This would be an awesome development, with many photographers swearing by the superiority of Zeiss lenses.

Canon EOS 1D Mark II N Firmware 1.02

Darren wrote this at 8:07 pm:

Canon has just released EOS 1D MkII N firmware version 1.02.

Updates include:

  • Fixes a file-numbering error that occurred during Bulb shooting.
  • Improves the brightness of the LCD monitor.
  • Fixes mistakes in the Russian-language MENU displays.

Canon EOS 5D Firmware 1.03

Darren wrote this at 8:05 pm:

Canon has just released EOS 5D Firmware version 1.03.

Updates include:

  • Fixes the phenomenon of large image files (1.7GB) being created.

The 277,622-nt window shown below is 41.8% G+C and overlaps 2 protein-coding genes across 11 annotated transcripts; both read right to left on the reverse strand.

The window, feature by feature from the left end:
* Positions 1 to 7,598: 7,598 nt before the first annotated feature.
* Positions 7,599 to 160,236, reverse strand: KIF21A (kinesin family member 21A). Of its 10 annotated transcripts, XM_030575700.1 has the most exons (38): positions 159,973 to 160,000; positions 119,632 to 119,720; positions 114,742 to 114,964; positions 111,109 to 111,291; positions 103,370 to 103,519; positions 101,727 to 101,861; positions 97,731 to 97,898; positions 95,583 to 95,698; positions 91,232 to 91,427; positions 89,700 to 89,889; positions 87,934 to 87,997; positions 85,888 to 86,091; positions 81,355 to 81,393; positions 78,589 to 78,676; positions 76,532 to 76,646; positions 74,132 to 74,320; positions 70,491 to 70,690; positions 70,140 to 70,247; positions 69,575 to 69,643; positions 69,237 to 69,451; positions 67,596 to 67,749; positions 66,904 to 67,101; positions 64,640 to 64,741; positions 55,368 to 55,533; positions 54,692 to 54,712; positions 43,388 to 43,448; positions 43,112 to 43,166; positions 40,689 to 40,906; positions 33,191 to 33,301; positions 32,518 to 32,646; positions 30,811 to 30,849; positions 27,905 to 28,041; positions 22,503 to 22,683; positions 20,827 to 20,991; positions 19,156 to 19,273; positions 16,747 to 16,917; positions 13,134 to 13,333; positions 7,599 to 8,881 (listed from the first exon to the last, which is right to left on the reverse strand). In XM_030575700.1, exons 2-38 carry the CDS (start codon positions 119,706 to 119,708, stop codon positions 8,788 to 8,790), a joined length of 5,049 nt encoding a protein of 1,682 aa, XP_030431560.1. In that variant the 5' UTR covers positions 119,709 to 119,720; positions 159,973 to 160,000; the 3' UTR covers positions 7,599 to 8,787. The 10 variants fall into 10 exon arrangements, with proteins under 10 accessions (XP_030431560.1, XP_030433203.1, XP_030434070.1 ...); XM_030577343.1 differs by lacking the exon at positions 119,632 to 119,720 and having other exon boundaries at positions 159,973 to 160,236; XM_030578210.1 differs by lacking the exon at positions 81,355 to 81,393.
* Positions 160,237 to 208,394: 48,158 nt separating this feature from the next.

• Improves the brightness of the LCD monitor.
  • Fixes an operational abnormality in the AEB (Auto Exposure Bracketing) shooting.
  • Fixes the mistakes in the Swedish-language MENU displays.

Microsoft RAW Image Thumbnailer and Viewer Update

Darren wrote this at 8:09 pm:

The Microsoft RAW Image Thumbnailer and Viewer provides the ability to view, organize, and print photos captured in RAW image formats from supported Canon and Nikon digital cameras.

The updated version of the software adds support for the Canon EOS 5D, Nikon D50, and other recent camera models from Canon and Nikon (see list of new supported camera models below). In addition, a new Save As button has been added to the toolbar, allowing users to conveniently save either an embedded preview or processed RAW image to disk as a JPEG or TIFF file.

It also adds fixes for known issues in version 1.0 of the software, including the TIFF file locking issue, and a related problem with RAW files produced by the Canon EOS 5D. A complete list of fixes will be made available in the documentation for the new software.